Currently in Connecticut we have two separate transfer credit systems, one to UConn and another to the Connecticut State Colleges and Universities. Recent data shows that these transfer pathways are not working for students. The transfer pathway to UConn, the GAP program, only serves around 10% of all community college transfers to UConn. This program guarantees that students will be admitted to UConn, it does not guarantee that all credits will transfer and apply to the student’s bachelor’s degree.
My previous research, as well as data from the National Center for Education Statistics and the Government Accountability Office (GAO), would suggest that the average community college student who successfully transfers to a public four-year institution loses an average of 20% of their credits. This loss of credits would be equivalent to almost an entire semester of credits and would delay the students time to graduate.
While the number of students enrolled in college in Connecticut has been declining, the percentage of students transferring has been increasing. Connecticut has seen a decline in students transferring to public institutions and a huge, 110% increase in students transferring to independent institutions.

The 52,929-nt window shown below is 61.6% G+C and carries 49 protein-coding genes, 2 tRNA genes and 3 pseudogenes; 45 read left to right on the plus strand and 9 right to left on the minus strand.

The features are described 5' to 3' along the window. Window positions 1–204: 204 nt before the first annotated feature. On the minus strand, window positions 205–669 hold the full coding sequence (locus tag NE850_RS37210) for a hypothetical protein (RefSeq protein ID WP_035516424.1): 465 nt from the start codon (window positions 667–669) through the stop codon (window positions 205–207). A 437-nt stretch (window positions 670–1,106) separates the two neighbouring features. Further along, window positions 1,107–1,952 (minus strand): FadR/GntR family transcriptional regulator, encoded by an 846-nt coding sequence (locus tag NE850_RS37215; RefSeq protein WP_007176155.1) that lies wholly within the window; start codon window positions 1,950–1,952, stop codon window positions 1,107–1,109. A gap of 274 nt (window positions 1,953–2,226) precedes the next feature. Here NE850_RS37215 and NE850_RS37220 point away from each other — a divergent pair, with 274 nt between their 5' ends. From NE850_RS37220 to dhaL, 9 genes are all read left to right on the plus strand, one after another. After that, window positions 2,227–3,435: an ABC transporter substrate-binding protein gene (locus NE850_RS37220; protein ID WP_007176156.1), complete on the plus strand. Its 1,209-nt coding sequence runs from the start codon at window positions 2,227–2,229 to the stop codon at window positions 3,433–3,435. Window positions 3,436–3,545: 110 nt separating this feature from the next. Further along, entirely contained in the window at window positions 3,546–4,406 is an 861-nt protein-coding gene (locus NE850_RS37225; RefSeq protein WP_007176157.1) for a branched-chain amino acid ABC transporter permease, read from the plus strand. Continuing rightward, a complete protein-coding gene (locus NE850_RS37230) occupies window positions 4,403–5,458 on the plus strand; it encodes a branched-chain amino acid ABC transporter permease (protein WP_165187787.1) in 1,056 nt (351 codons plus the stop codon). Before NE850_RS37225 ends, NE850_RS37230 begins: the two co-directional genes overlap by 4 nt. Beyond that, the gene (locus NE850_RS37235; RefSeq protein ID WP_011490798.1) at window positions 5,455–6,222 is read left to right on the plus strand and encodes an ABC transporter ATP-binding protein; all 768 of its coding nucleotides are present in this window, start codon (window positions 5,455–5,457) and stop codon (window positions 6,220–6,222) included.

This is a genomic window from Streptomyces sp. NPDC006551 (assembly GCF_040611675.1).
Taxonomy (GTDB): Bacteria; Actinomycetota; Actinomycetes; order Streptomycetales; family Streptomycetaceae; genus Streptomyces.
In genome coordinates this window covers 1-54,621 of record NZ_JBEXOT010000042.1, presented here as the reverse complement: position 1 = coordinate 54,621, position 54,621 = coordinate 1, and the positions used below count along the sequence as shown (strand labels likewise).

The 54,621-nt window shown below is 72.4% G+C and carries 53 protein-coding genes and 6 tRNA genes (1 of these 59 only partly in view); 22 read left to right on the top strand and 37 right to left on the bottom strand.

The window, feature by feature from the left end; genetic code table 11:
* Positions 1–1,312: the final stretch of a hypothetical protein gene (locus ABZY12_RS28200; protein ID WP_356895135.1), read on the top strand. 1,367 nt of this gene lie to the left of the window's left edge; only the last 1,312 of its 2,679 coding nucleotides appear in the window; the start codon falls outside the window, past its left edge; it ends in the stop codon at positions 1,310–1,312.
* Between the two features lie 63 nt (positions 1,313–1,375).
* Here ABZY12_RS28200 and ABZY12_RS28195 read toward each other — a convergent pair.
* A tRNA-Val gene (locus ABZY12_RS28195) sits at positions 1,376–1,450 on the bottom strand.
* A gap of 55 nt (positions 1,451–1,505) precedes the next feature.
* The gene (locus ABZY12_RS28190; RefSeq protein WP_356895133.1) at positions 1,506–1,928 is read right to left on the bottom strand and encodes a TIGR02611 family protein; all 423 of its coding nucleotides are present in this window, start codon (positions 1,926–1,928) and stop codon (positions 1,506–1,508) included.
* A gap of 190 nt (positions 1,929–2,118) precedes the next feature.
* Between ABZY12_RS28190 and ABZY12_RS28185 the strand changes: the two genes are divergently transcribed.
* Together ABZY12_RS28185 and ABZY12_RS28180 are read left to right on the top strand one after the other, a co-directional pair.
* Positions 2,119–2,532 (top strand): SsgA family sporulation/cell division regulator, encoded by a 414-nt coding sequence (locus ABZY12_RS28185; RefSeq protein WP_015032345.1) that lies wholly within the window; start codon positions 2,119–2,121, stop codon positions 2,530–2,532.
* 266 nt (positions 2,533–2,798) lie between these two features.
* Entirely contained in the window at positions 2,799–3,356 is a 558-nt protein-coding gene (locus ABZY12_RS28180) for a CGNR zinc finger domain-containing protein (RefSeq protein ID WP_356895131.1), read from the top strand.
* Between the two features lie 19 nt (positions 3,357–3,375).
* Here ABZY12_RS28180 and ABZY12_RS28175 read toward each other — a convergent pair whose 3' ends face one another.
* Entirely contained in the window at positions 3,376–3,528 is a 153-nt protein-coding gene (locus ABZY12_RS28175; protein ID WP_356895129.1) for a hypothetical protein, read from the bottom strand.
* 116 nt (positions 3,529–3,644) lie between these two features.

Around 80% of community college students who transfer do not complete a degree before transferring to a four year school. Many of these students leave early and pay between three times up to ten times more in tuition to take classes they couldn’t get at their community college because these courses were not offered or wouldn’t transfer.
My previous studies on transfer students, as well as data from the National Student Clearinghouse Research Center, show that students who attend community colleges and are able to successfully transfer those credits to four-year public institutions, have some of the highest graduation rates at the four year colleges.
Community college transfer students represent 49% of all students who complete bachelor’s degrees in the United States. In Connecticut they represent 34% of all students.